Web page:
The CMD-D Conference infected me with the desire to automate everything. I’m pretty sure that was their evil plan all along. In this article I’m going to talk about one quick thing I did in AppleScript in the finder, then tell what I hope is an interesting story of discovery in AppleScript for Photos, then I’ll talk about what I want to do in the future on iOS in Workflow and Keyboard Maestro on the Mac. I’m telling you, I’ve descended into madness!
Spaces into Underscores
When I got back from the conference, I was working on my article for it and I realized I’d been doing something for a decade that could probably be automated.
I take screenshots as often as most people breathe. Those screenshots go into Apple Photos most of the time, and I name the images with fairly descriptive names. I use good descriptions because when I drag them into my blogging tool of choice, MarsEdit, the app will automatically use the title as the ALT tag so screen readers can read it out loud.
Here’s the problem. I always name my images with spaces in the names, but if I put them on the web with spaces, the space gets turned into the unicode for space, which is %20. So a file called “Error in Photos” will change into “Error%20in%20Photos” which looks super dumb.
My solution is to go through and change each one of the spaces by hand into underscores. On every image. Every week. For a decade!
I did a search for “AppleScript replace spaces underscore”. Immediately I was taken to Replace space with underscore at strawhousepig.net where Kevin and Polly had posted exactly what I needed!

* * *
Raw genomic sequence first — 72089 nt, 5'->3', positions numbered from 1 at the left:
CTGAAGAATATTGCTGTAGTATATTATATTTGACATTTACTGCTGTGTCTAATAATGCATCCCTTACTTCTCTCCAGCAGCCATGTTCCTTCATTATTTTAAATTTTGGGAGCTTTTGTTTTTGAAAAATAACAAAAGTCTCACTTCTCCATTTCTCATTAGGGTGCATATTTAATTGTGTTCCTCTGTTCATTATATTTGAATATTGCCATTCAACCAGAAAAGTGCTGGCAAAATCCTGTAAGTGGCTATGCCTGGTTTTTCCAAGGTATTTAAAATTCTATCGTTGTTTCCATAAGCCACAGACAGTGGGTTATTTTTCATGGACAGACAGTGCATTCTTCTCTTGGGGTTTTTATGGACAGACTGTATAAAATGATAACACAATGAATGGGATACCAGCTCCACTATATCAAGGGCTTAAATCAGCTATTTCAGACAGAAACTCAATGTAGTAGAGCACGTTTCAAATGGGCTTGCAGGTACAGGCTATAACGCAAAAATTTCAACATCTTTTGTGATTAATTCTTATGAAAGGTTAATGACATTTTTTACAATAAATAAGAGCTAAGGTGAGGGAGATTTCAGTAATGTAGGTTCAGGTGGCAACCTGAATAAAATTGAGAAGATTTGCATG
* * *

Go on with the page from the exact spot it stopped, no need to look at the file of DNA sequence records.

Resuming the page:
The cool thing about AppleScript is that you can read it, even if you don’t know how to write it. Don’t tell Bart, but I was in a careless mood and copied the script without reading it first (which you should NEVER do). I opened Automator, dragged in a Run AppleScript block, and dropped in the code I had copied from Kevin and Polly.
I read far enough in the code to figure out I should probably select some files, and then hit run inside Automator. Up popped a window asking if I wanted to replace the spaces in the listed files with underscores and I clicked Yes. Boom. Spaces gone, underscores in!
I saved the Automator workflow as an application, then opened Affinity Designer and created a white square with a really big underscore on it. I exported that as a JPG, did a Get Info on my new little app, and pasted my stupid little logo into the icon box. Then I dragged my little app up into the menubar of my Finder window.